Tuesday afternoon, the International Institute and the Human Rights Program hosted Kathryn Sikkink, who emphasized the many ways human rights work has made progress in recent years, despite the negative ways she said media frames international issues.

Sikkink, the Ryan Family Professor of Human Rights Policy at the Harvard Kennedy School, spoke at the event — a forum for professors, researchers and students at the University of Michigan to discuss issues surrounding the field of human rights study — about international norms and institutions, international advocacy networks and human rights law and policy.

LSA Dean Andrew Martin kicked off the event by announcing the University’s Human Rights Program will be renamed the Donia Human Rights Center in honor of human rights advocate Robert Donia, a University graduate. Donia, whose work focused on highlighting human rights abuses in Bosnia Herzegovina and the former Yugoslav republics during the wars in the 1990s, said he was honored to sit in the company of a multitude of academics who study the issue of human rights.

“I really feel like we should be sitting at a very large, circular table because so many of you here today have really been contributing to the study of human rights at the University of Michigan,” Donia said. “I hope that this center will in some way serve to bring together resources available to study human rights.”

At the conclusion of Donia’s remarks, Sikkink began her lecture “Are We Making Progress on Human Rights?” by listing recent quotes by academics like University of Chicago Prof. Eric Posner and politicians like U.N. Secretary-General Ban Ki-moon. These quotes, she said, were pessimistic and negative toward the current status of suffering in the world and the progress being made in human rights protections.

Sikkink noted that oftentimes devastating events like the war in Syria and the growing number of refugees — 37.5 million in 2005 to 59.5 million in 2014 — grab headlines in such a way that distracts people from the progress being made in other spheres within the larger field of human rights. Her work, she said, indicates growth and development, often meaning human rights are attained for more people.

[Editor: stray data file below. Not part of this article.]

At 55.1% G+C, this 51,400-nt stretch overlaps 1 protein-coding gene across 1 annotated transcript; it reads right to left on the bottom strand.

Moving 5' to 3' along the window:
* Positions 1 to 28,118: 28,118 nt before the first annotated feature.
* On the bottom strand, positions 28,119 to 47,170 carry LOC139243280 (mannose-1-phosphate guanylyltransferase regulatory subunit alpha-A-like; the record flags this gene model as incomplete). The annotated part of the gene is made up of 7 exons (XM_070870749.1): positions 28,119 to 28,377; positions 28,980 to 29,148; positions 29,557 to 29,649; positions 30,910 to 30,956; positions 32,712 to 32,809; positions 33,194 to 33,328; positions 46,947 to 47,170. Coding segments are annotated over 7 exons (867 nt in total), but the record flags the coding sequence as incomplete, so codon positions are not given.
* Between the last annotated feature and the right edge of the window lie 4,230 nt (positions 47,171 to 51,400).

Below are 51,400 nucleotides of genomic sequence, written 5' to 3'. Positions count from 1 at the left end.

“We do know we have collected the largest amount of data, my team, and we have found that the use of human rights prosecutions is associated with improvements in core … human rights,” Sikkink said.

To illustrate her point, Sikkink displayed slides that showing that 60 more countries have banned the death penalty since 1988, bringing the international total to 140. She added that infant mortality is decreasing in every region and the death toll from great famines has also been declining.

LSA senior Joe Geras said he appreciated Sikkink’s use of quantitative data and statistics to support her message and argument.

“Given the topic of what she was discussing, I was interested to see how she would counter a lot of the critiques that are often given toward people in human rights … and I found most of what she said to be accurate,” Geras said.

While Sikkink said issues like global wealth inequality and the use of torture by the United States marked regressions in human rights, she emphasized that the attainment of human rights around the world is on the upswing.

She highlighted the importance of positivity in this particular field, noting it is necessary for human rights activists, policy makers and academics to remain hopeful that their work can contribute to a better world. She said while it is easy to immerse oneself in pessimism, human rights progress can be accomplished only through hope.

“An inability to distinguish between a genuine crisis and areas of progress impedes both theoretical and positive innovation,” Sikkink said. “If we don’t recognize that change has occurred, how can we theorize if there is change?”

LSA junior Emily Young, who attended the event, challenged Sikkink’s assertion that human rights on a whole are improving, saying it failed to grasp the nuances associated with how different societies view quality of life.

“Human rights is very much culturally relative, so what the U.S. defines as a human right is very much different from, like, what Africa or Asia will define as a human right,” Young said. “I feel like (human rights) is a Western term … and I do believe that what we feel is good for a nation is not necessarily what (other nations) feel is and puts a perspective on everyone that they should be like us.”

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